Beginner's Guide to Ultra-Running
If you’re keen to break into the world of ultra-running then this guide will take you through what you need to know. Obviously the advice that you need depends on where you have come from and where you aim to go on your running journey. The assumption here is that you are already a runner who has competed in events of up to 26.2miles and that you want to step up to ultra events of up to 100 miles. If this is the case for you then you'll come across a few major differences.
Ultra events are almost always run off-road on trails and this, at least partly, stems from logistics of organising long running events on the road. Of course running in the wilderness comes with logistical and safety challenges of its own but when you run off-road you can at least expect it to be mostly traffic free. Ultra-running is increasing in popularity but the number of people with the appetite to run very long distances is still much smaller than the number keen to do a race of up to 26.2 miles so ultra marathons fields would not usually warrant the expense and disruption of road closures. Anyway the fact that you get to explore many diverse and extreme environments is one of the many brilliant things about ultra-running.
If you are running further and in a more extreme environment then this affects your kit selection considerably. The choices you make for your clothing and shoes should be different for reasons of safety as well as performance and additional pieces of kit are necessary. A good place to start is with a compulsory kit list, these are given to competitors in advance of events and lay down the items which they must carry around the whole course. Failure to do so can usually result in disqualification. The items on them are necessary for the safety of competitors and prevent people trying to get away with carrying nothing in order to give them an unfair advantage. It is as important, if not more important, to take these items on training runs in similar environments where it might be more difficult to get help if needed. Of course if you have to carry certain items of kit it is best to minimise their weight as long as they still serve their purpose effectively. The list of items below is based on the compulsory kit list for the Likey's Beacons Ultra which is a 47 mile event in the Brecon beacons in November and so it represents the equipment needed for typical British conditions.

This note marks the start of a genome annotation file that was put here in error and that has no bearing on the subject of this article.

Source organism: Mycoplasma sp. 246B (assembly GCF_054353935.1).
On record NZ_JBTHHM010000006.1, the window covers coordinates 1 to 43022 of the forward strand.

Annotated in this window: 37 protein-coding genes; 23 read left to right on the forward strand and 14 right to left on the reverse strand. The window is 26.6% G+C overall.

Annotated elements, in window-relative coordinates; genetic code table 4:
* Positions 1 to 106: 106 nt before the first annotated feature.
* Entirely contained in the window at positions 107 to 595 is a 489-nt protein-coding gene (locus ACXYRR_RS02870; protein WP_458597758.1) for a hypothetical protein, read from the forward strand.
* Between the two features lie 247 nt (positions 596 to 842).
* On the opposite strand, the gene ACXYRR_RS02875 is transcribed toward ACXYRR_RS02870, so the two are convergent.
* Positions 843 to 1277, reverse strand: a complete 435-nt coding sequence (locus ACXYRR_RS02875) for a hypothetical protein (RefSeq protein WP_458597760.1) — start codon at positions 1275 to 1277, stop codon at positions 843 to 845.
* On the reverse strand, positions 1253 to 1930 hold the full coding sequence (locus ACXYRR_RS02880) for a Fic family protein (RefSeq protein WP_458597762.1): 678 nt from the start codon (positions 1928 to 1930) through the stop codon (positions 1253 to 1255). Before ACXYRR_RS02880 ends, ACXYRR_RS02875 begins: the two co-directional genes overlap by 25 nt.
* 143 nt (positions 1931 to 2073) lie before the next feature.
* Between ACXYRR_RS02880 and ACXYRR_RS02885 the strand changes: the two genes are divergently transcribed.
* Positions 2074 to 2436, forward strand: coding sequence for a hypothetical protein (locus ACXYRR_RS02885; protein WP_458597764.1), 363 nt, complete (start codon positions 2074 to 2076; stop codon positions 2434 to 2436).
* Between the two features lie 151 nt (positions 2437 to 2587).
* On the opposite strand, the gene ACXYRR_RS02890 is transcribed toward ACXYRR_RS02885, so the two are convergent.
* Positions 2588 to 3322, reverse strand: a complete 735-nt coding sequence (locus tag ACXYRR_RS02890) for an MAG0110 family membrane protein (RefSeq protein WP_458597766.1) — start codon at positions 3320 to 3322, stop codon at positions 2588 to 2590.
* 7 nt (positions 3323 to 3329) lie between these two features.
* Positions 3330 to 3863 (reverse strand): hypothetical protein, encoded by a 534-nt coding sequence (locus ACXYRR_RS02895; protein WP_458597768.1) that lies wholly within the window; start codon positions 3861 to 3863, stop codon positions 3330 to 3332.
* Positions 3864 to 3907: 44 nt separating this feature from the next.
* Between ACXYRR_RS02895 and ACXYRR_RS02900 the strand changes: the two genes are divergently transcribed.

This is quite simply a means of carrying all of the kit necessary for the event including clothing, food, drink and safety kit. A running specific rucksack is necessary as it will not move around as you run in the way that a non-specific rucksack would do. It should also, if packed correctly, prevent the contents from moving around inside. Manufacturers have come up with a variety of methods of solving the problem. In the past few years vest-style packs from brands such as Ultimate Direction have become more popular which fit snuggly around the body with plenty of storage on the front including pockets for 1 or 2 drinks bottles. These have a few advantages over more traditional designs, they minimise movement, allow easy access to some of the items you are carrying (without having to remove the bag) and they are well balanced as the weight is carried on both the front and back. The limitation of these is their capacity and so above a certain load a more traditional rucksack would be recommended.
Drinks are usually provided at checkpoints and where they are competitors are usually required to have the capacity to carry enough fluids to get them between checkpoints where they can fill up. In the case of the Beacons Ultra 500ml capacity is compulsory. In other events where there are fewer or no drinks at checkpoints then more fluids will have to be carried. The original method would have been to carry a bottle or bottles in your rucksack but this means taking off your rucksack and rummaging around amongst your other kit to find your bottle when you want a drink. The invention of hydration bladder systems largely solved these problems and made having a drink on the route much less of a time consuming hassle. Examples of brands that make these are Camelbak and Salomon. Lots of runners have gone back to drinks bottles as these can be carried on the front of a vest-style pack, this allows easy access to fluids and allows the weight of the fluid to be balanced by the weight of the kit in the storage at the back of the pack.